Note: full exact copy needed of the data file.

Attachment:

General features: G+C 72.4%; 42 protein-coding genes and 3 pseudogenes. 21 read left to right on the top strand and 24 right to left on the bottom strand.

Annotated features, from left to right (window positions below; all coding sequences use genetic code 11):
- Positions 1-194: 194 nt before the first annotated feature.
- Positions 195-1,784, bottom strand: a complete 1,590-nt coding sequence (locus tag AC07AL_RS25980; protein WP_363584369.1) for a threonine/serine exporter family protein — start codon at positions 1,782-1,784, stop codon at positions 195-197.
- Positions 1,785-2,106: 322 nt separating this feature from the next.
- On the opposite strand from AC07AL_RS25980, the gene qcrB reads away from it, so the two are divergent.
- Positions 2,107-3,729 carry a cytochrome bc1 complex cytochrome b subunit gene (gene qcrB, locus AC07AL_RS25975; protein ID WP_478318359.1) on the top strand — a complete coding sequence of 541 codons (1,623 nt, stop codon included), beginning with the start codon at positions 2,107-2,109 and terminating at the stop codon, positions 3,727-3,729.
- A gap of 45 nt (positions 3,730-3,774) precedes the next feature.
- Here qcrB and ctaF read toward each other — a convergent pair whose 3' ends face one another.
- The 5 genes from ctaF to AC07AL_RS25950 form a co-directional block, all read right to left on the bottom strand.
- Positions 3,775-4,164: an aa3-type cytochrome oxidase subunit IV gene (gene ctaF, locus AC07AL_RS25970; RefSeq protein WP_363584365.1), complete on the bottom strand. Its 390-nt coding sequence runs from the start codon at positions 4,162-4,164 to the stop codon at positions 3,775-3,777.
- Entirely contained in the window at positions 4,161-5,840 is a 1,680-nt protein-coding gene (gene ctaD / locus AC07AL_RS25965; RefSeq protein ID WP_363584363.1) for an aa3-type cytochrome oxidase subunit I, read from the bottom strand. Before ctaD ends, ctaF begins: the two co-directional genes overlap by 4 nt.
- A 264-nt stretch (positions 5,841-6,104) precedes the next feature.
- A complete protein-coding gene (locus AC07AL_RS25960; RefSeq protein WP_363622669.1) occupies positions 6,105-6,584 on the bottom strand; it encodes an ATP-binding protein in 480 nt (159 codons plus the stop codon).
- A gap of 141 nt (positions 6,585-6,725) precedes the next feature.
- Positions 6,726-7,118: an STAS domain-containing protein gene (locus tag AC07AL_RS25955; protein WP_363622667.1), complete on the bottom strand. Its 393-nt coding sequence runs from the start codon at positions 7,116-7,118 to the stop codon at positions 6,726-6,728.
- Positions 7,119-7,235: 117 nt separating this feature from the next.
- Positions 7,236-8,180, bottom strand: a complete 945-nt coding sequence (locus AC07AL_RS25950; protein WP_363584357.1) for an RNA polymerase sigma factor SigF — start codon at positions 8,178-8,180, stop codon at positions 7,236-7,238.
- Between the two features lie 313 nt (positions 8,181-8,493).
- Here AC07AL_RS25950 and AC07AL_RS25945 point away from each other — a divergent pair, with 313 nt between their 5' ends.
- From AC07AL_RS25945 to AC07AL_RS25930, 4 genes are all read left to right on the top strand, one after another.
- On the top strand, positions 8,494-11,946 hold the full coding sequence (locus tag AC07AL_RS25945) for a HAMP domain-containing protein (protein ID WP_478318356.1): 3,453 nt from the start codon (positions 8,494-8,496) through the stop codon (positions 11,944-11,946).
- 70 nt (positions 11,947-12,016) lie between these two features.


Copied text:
General features: G+C 72.4%; 42 protein-coding genes and 3 pseudogenes. 21 read left to right on the top strand and 24 right to left on the bottom strand.

Annotated features, from left to right (window positions below; all coding sequences use genetic code 11):
- Positions 1-194: 194 nt before the first annotated feature.
- Positions 195-1,784, bottom strand: a complete 1,590-nt coding sequence (locus tag AC07AL_RS25980; protein WP_363584369.1) for a threonine/serine exporter family protein — start codon at positions 1,782-1,784, stop codon at positions 195-197.
- Positions 1,785-2,106: 322 nt separating this feature from the next.
- On the opposite strand from AC07AL_RS25980, the gene qcrB reads away from it, so the two are divergent.
- Positions 2,107-3,729 carry a cytochrome bc1 complex cytochrome b subunit gene (gene qcrB, locus AC07AL_RS25975; protein ID WP_478318359.1) on the top strand — a complete coding sequence of 541 codons (1,623 nt, stop codon included), beginning with the start codon at positions 2,107-2,109 and terminating at the stop codon, positions 3,727-3,729.
- A gap of 45 nt (positions 3,730-3,774) precedes the next feature.
- Here qcrB and ctaF read toward each other — a convergent pair whose 3' ends face one another.
- The 5 genes from ctaF to AC07AL_RS25950 form a co-directional block, all read right to left on the bottom strand.
- Positions 3,775-4,164: an aa3-type cytochrome oxidase subunit IV gene (gene ctaF, locus AC07AL_RS25970; RefSeq protein WP_363584365.1), complete on the bottom strand. Its 390-nt coding sequence runs from the start codon at positions 4,162-4,164 to the stop codon at positions 3,775-3,777.
- Entirely contained in the window at positions 4,161-5,840 is a 1,680-nt protein-coding gene (gene ctaD / locus AC07AL_RS25965; RefSeq protein ID WP_363584363.1) for an aa3-type cytochrome oxidase subunit I, read from the bottom strand. Before ctaD ends, ctaF begins: the two co-directional genes overlap by 4 nt.
- A 264-nt stretch (positions 5,841-6,104) precedes the next feature.
- A complete protein-coding gene (locus AC07AL_RS25960; RefSeq protein WP_363622669.1) occupies positions 6,105-6,584 on the bottom strand; it encodes an ATP-binding protein in 480 nt (159 codons plus the stop codon).
- A gap of 141 nt (positions 6,585-6,725) precedes the next feature.
- Positions 6,726-7,118: an STAS domain-containing protein gene (locus tag AC07AL_RS25955; protein WP_363622667.1), complete on the bottom strand. Its 393-nt coding sequence runs from the start codon at positions 7,116-7,118 to the stop codon at positions 6,726-6,728.
- Positions 7,119-7,235: 117 nt separating this feature from the next.
- Positions 7,236-8,180, bottom strand: a complete 945-nt coding sequence (locus AC07AL_RS25950; protein WP_363584357.1) for an RNA polymerase sigma factor SigF — start codon at positions 8,178-8,180, stop codon at positions 7,236-7,238.
- Between the two features lie 313 nt (positions 8,181-8,493).
- Here AC07AL_RS25950 and AC07AL_RS25945 point away from each other — a divergent pair, with 313 nt between their 5' ends.
- From AC07AL_RS25945 to AC07AL_RS25930, 4 genes are all read left to right on the top strand, one after another.
- On the top strand, positions 8,494-11,946 hold the full coding sequence (locus tag AC07AL_RS25945) for a HAMP domain-containing protein (protein ID WP_478318356.1): 3,453 nt from the start codon (positions 8,494-8,496) through the stop codon (positions 11,944-11,946).
- 70 nt (positions 11,947-12,016) lie between these two features.